I’ve been blessed

Published 2:59 pm Tuesday, August 17, 2010

If you ever have the opportunity to be a caregiver, you should try it. It by far will be the most rewarding job you’ll ever have.

There is so much more to get back than there is to give. Remember there maybe times when you cannot find help, but there is no time when you cannot give help.

We take for granted all the blessings we wake up to each day. Think about yourself and what you do daily—what if it was taken away and you were left helpless? What if you couldn’t walk, talk, see? What if your every need had to fall on a loved one to do for you?

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We take so much for granted, sometimes its age that confines us and sometimes it’s a medical situation. Whatever the reason, when you become disabled, your life and happiness depends on the family and friends around you.

Disabilities vary, some patients may have clear minds and failing bodies and some patients may have total loss of mind and body. No one wants to say that caring for someone they love is a burden, but truly it can become one. As your health fails, your needs become more demanding and for the caregivers, it can become overwhelming.

This is when you may have to seek help from outside the circle of family and friends. Life is busy and despite what our love one needs, its not always easy for the family to be accessible. When you have to reach outside the comfort zone for help, it’s hard. Making the right decision to trust with your loved one and in your home is critical.

I have given care to family members, and I was lucky enough to be able to do it with help from family. When care is given with love and respect, life is never so bad at its worst that it is impossible to live and still be happy. To love is to place our happiness in the happiness of another. Being a caregiver has taught me a lot. If there is anything better than to be loved, it is giving love. Caregivers to someone in need become part of the team that meets the patients needs. Their doctors are the life lines and the visiting nurses and hospice teams are the angels on wheels to both the patient and the family.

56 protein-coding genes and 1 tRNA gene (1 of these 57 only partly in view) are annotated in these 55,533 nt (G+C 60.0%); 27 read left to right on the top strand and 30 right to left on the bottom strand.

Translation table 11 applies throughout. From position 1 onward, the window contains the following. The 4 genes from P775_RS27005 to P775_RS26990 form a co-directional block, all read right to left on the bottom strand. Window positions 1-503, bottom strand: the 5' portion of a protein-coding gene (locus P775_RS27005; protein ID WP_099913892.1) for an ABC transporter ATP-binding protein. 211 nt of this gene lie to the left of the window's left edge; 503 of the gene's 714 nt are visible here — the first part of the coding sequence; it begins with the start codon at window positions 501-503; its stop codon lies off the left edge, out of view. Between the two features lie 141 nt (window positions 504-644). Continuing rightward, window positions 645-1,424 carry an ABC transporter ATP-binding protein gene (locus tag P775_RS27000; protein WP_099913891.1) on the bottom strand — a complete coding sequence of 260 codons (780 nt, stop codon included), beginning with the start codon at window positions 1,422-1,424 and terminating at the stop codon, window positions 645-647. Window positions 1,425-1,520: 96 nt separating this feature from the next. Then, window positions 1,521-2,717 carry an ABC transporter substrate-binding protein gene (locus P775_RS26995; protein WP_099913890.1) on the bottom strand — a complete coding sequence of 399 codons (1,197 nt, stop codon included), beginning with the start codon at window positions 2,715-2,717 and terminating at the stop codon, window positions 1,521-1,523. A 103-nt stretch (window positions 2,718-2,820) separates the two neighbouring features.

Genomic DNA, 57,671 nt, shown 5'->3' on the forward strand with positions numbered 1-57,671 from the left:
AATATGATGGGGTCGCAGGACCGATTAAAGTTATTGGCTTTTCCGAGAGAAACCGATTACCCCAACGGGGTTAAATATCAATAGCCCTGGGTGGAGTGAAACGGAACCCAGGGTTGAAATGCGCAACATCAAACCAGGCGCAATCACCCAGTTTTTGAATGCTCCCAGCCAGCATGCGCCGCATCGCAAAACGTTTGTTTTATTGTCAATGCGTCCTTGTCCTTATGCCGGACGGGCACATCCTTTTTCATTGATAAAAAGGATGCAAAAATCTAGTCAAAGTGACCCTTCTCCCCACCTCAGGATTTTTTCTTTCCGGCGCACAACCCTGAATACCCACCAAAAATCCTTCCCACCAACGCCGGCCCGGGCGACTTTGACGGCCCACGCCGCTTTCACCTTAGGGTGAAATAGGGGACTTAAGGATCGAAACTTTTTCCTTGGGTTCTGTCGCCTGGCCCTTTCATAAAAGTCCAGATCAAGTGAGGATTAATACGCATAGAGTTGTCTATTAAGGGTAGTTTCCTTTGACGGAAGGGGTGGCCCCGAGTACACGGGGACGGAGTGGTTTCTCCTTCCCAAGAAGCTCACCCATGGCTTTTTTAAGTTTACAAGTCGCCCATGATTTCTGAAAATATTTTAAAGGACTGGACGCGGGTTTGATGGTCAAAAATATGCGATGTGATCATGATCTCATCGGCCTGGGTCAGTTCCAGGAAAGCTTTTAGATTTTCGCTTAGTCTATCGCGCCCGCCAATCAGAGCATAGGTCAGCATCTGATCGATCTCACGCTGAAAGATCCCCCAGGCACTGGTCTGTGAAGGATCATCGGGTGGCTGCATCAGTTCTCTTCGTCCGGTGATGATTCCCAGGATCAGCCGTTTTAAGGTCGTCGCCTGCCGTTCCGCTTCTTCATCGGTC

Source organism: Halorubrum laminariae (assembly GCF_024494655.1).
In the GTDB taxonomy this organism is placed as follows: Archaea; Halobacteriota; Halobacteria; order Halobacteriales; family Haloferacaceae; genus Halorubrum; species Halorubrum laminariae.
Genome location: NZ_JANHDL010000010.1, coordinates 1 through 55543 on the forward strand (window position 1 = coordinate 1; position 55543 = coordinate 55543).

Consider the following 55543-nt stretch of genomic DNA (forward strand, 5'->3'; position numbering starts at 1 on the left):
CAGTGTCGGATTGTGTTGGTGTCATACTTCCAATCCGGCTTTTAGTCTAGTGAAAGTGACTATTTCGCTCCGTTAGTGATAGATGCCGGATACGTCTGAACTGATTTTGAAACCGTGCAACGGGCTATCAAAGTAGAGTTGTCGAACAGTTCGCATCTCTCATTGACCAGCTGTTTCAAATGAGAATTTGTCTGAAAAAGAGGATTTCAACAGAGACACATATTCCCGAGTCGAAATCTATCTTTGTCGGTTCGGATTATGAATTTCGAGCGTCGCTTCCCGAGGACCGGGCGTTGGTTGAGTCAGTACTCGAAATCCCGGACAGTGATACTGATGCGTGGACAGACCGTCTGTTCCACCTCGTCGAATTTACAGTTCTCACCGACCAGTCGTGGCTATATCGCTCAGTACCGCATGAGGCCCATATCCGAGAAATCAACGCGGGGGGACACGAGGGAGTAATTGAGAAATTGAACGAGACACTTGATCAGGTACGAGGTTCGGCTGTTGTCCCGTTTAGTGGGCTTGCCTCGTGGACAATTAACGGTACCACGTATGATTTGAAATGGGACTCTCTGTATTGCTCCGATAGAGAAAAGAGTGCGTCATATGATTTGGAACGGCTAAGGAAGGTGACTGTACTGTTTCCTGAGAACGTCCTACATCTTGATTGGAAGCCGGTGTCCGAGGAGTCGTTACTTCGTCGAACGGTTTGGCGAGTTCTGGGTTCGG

Hard time coping

I had a hard time coping with the death of my mother, whom I had in my home only for months. I had a friend who worked as a caregiver and she offered me a job as part of her team. I was mad at God and the world because my mom was gone. I had so many plans for us, especially that December 1996 Christmas. She left on Dec. 10.

I didn’t think I had any compassion left to give to another. I said I’d try a weekend first and was sure I would not be happy and I’d gracefully decline the offer. What I didn’t know then but soon realized was that no Christmas I could give my mom on earth would compare to the one she had in Heaven that year!

I met Metha Davis, a 96-year-old retired school teacher. She was only disabled from dementia, it had spoiled the life she once knew. She was loving and caring and so appreciative. She never forgot to say thank you and please. I realized that weekend that I did have something to offer and I realized that God took an angel and gave me another one. I took care of her one week each month until she passed. She is as much a part of me now as she was then. She taught me a lot about life and love. I became part of her and her beautiful family and so long as I live, they live within my heart and soul.